Google’s Sidewalk Lab has teamed up with the U.S Secretary of Transportation to tackle one of the United States most troubling issues: traffic. The two organizations will work together on a big data traffic monitoring and analysis system called “Flow,” which is expected to be commercialized as a software product. The system will use data from cell phones and consumer mobility apps such as Google Maps, along with roadway sensors and other information sources to shape how people and goods move in the future. Sidewalk Labs will also address other “urban ills,” including cost of living, obesity and fossil fuel dependency.
Although consumers have become more aware of the ongoing fight to end obesity in our country, the epidemic still continues. The Guardian outlines nine ways in which businesses can help tackle the epidemic, including using customer data with restaurants and grocery stores. Data which tracks people’s food purchasing behaviour and personal health could, for example, be used in class action lawsuits against food companies that have knowingly sold “bad” food and contributed to diet-related diseases. The same customer data can also be used positively to help promote healthier shopping baskets, something that British multinational grocery and general merchandise retailer, Tesco, is already looking into.
Swisscom, a major telecommunication company in Switzerland, said it’s currently deploying a nationwide network designed to support the Internet of Things. The company plans to have their initial rollout scheduled for the end of the year. The network will be set up to use technology based on the Low Power Wide Area Network standard from the LoRa Alliance, which Swisscom joined in January 2015. The Low Power Network forms the basis for the IoT and thus for smart cities, energy efficient buildings, machine-to-machine networking and new digital application. Apps with high data requirements, such as cars, remote maintenance or real-time control systems, will in the future also use the mobile network. Swisscom said 98% of its customers are covered by its LTE network, which supports 73% of its mobile data traffic.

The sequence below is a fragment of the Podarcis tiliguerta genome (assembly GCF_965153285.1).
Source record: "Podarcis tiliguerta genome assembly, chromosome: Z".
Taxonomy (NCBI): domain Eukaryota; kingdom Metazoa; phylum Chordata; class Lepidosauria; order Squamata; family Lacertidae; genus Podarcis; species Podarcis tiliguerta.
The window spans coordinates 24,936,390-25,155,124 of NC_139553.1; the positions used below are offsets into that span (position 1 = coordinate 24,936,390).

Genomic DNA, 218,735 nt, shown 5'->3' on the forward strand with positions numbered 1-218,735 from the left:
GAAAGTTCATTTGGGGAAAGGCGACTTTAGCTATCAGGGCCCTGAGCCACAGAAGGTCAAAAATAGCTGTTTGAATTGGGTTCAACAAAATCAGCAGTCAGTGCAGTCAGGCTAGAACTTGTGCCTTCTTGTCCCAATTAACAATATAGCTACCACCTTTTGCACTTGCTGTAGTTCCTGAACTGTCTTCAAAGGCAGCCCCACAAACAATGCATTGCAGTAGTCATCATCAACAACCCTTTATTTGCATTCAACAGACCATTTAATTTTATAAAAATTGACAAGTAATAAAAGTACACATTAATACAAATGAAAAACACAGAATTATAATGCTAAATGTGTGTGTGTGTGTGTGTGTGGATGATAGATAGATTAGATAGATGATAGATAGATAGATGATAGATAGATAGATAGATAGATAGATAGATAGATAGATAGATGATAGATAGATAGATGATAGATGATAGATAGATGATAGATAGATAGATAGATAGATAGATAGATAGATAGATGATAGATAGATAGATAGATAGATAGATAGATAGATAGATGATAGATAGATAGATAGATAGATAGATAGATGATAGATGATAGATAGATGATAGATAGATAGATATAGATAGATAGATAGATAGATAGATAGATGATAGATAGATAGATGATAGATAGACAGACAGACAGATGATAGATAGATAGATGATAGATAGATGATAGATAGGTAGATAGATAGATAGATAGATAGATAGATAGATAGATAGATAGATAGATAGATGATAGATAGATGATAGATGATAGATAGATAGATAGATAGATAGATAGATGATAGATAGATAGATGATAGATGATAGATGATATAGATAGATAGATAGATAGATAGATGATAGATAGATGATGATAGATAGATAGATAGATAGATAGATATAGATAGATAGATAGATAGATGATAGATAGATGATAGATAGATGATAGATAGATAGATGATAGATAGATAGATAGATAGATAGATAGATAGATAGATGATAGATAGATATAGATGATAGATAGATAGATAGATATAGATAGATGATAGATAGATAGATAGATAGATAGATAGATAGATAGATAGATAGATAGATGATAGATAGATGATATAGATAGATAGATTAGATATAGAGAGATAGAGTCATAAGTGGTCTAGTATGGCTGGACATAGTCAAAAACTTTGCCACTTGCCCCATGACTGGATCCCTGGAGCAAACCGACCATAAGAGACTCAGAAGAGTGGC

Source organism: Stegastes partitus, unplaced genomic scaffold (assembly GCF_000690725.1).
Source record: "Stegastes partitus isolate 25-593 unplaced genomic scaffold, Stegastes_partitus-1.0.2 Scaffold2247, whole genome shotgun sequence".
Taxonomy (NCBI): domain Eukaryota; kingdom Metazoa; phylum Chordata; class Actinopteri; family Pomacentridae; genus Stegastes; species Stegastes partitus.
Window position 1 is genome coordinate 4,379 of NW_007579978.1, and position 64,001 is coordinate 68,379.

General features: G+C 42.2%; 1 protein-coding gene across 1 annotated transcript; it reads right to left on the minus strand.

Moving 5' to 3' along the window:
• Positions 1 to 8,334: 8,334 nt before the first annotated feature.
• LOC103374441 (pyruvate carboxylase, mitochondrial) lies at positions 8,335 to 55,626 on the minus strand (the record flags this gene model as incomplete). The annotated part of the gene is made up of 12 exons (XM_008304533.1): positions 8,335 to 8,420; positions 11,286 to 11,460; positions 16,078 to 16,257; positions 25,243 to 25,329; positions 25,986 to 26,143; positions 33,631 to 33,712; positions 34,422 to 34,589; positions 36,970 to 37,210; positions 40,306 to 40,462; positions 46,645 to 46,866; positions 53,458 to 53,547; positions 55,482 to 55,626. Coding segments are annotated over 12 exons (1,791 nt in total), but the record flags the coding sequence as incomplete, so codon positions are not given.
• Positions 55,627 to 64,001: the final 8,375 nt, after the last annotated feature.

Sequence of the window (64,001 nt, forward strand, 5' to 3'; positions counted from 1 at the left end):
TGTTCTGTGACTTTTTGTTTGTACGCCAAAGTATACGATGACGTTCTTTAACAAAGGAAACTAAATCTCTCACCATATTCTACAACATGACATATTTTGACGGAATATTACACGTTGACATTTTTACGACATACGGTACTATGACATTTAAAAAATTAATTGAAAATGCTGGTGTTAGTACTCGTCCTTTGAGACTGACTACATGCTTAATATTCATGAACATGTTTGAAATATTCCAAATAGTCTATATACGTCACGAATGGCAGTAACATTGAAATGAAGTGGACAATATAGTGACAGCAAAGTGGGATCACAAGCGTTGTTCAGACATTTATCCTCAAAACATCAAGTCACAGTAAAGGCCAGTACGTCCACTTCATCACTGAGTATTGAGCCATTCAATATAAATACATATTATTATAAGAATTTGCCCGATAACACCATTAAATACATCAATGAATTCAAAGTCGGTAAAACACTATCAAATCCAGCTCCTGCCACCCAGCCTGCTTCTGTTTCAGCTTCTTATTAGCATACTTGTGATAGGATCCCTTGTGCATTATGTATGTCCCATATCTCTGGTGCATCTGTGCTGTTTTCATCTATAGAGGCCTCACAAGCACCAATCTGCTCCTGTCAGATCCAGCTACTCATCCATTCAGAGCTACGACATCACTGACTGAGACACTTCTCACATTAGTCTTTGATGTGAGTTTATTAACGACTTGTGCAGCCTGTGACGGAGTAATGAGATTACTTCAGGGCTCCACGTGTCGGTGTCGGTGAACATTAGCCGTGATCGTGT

It is evident that 2015 saw a major shift with the IoT, and many companies took their products up to the next level with integrated connectivity and internet capabilities. According to Gartner, by 2020 at least 25 billion devices will be connected, and this number is only expected to grow year-on-year. In order to prepare for this anticipated growth, businesses need cost-effective technology that can quickly help them make sense if this data. One example is using proven data analysis automation, which is the quickest way a business can get a final reading of all the data, and can help businesses avoid compromises and the risk of losing intelligence from perishable data sets. IoT is starting to find its place within the market and businesses that want to gain a competitive edge need to take advantage of the new wave of resources it will bring.
Swisscom moves to deploy nationwide IoT network– RCR Wireless News
The eCommerce market in Brazil is growing rapidly. According to E-bit Informação, the number of eCommerce orders in Brazil that were made via mobile devices reached 14.3% in December, which was up from 10.1% in June. However, the figures don’t include purchases made via mobile apps, so the total retail mcommerce share is likely somewhat higher. Personalized retargeting company, Criteo, reported that in Q4 2015, 18.6% of all ecommerce transactions across its user base in Brazil were mcommerce, which was up from 10% a year earlier. Most of those transactions occurred on mobile phones, Criteo found: 15.0% of the total, vs. 3.5% on tablets. eMarketer estimates that retail ecommerce sales in Brazil will reach $22.12 billion this year, up 13.5% over 2015. That figure will amount to just 3.6% of total retail sales in the country.
Ecommerce in Brazil Gets more Mobile – eMarketer
Software Defined Networking
Paypal has undergone a significant transformation in recent years, embracing the open-source OpenStack platform as the core foundation for its operations. Yet when it comes to software defined networking, Paypal’s direction is not as concrete. “SDN is a great technology to have but we don’t use technology because it’s cool,” Jigar Desai, VP of cloud and platforms at PayPal said during a keynote at the Open Networking Summit 2016 event. “We use it because we need it.” One use case for SDN deployment at Paypal is in support of security isolation zones across different business units and domains. Another use-case is to logically isolate cloud resources by making use of SDN. Since Paypal is already using OpenStack, they want to be able to enable SDN through the OpenStack Neutron networking project. PayPal has had many challenges with SDN technologies over the years, but they still “love SDN” and are looking to work more with it in the future.
ONS: Why Paypal Loves SDN – but Doesn’t Use it in Production – Enterprise Networking Planet